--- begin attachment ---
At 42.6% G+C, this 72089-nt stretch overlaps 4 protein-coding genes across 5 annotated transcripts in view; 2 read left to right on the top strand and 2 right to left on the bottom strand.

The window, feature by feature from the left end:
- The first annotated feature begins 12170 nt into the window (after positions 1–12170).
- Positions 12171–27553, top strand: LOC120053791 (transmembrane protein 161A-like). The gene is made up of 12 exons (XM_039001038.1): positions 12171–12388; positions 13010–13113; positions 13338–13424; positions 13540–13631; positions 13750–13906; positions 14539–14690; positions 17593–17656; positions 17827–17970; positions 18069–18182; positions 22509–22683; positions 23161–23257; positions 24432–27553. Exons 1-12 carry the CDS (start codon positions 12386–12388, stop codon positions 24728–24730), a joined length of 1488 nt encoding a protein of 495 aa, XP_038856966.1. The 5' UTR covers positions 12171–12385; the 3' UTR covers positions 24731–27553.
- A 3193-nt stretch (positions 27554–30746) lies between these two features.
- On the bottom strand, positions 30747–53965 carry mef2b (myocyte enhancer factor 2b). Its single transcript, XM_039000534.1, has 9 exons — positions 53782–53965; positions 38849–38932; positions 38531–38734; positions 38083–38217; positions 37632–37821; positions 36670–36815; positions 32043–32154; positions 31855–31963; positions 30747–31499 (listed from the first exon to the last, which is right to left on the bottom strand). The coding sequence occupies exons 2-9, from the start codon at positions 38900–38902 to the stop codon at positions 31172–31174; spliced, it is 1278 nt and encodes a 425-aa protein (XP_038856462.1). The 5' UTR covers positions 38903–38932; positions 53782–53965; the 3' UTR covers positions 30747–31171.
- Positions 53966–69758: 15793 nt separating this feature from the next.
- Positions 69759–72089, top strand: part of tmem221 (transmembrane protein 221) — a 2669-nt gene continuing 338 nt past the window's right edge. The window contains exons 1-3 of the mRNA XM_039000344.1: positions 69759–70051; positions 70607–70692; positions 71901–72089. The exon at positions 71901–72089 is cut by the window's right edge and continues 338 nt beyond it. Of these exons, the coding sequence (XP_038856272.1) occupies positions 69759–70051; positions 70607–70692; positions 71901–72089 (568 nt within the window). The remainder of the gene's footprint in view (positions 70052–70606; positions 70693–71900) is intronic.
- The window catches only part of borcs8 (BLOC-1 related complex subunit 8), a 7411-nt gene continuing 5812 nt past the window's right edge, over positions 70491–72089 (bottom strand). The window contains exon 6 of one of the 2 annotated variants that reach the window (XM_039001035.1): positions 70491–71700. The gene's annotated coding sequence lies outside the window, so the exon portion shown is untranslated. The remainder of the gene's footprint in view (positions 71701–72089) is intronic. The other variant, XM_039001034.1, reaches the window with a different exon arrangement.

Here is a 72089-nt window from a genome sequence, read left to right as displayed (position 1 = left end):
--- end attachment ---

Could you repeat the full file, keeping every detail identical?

At 42.6% G+C, this 72089-nt stretch overlaps 4 protein-coding genes across 5 annotated transcripts in view; 2 read left to right on the top strand and 2 right to left on the bottom strand.

The window, feature by feature from the left end:
- The first annotated feature begins 12170 nt into the window (after positions 1–12170).
- Positions 12171–27553, top strand: LOC120053791 (transmembrane protein 161A-like). The gene is made up of 12 exons (XM_039001038.1): positions 12171–12388; positions 13010–13113; positions 13338–13424; positions 13540–13631; positions 13750–13906; positions 14539–14690; positions 17593–17656; positions 17827–17970; positions 18069–18182; positions 22509–22683; positions 23161–23257; positions 24432–27553. Exons 1-12 carry the CDS (start codon positions 12386–12388, stop codon positions 24728–24730), a joined length of 1488 nt encoding a protein of 495 aa, XP_038856966.1. The 5' UTR covers positions 12171–12385; the 3' UTR covers positions 24731–27553.
- A 3193-nt stretch (positions 27554–30746) lies between these two features.
- On the bottom strand, positions 30747–53965 carry mef2b (myocyte enhancer factor 2b). Its single transcript, XM_039000534.1, has 9 exons — positions 53782–53965; positions 38849–38932; positions 38531–38734; positions 38083–38217; positions 37632–37821; positions 36670–36815; positions 32043–32154; positions 31855–31963; positions 30747–31499 (listed from the first exon to the last, which is right to left on the bottom strand). The coding sequence occupies exons 2-9, from the start codon at positions 38900–38902 to the stop codon at positions 31172–31174; spliced, it is 1278 nt and encodes a 425-aa protein (XP_038856462.1). The 5' UTR covers positions 38903–38932; positions 53782–53965; the 3' UTR covers positions 30747–31171.
- Positions 53966–69758: 15793 nt separating this feature from the next.
- Positions 69759–72089, top strand: part of tmem221 (transmembrane protein 221) — a 2669-nt gene continuing 338 nt past the window's right edge. The window contains exons 1-3 of the mRNA XM_039000344.1: positions 69759–70051; positions 70607–70692; positions 71901–72089. The exon at positions 71901–72089 is cut by the window's right edge and continues 338 nt beyond it. Of these exons, the coding sequence (XP_038856272.1) occupies positions 69759–70051; positions 70607–70692; positions 71901–72089 (568 nt within the window). The remainder of the gene's footprint in view (positions 70052–70606; positions 70693–71900) is intronic.
- The window catches only part of borcs8 (BLOC-1 related complex subunit 8), a 7411-nt gene continuing 5812 nt past the window's right edge, over positions 70491–72089 (bottom strand). The window contains exon 6 of one of the 2 annotated variants that reach the window (XM_039001035.1): positions 70491–71700. The gene's annotated coding sequence lies outside the window, so the exon portion shown is untranslated. The remainder of the gene's footprint in view (positions 71701–72089) is intronic. The other variant, XM_039001034.1, reaches the window with a different exon arrangement.

Here is a 72089-nt window from a genome sequence, read left to right as displayed (position 1 = left end):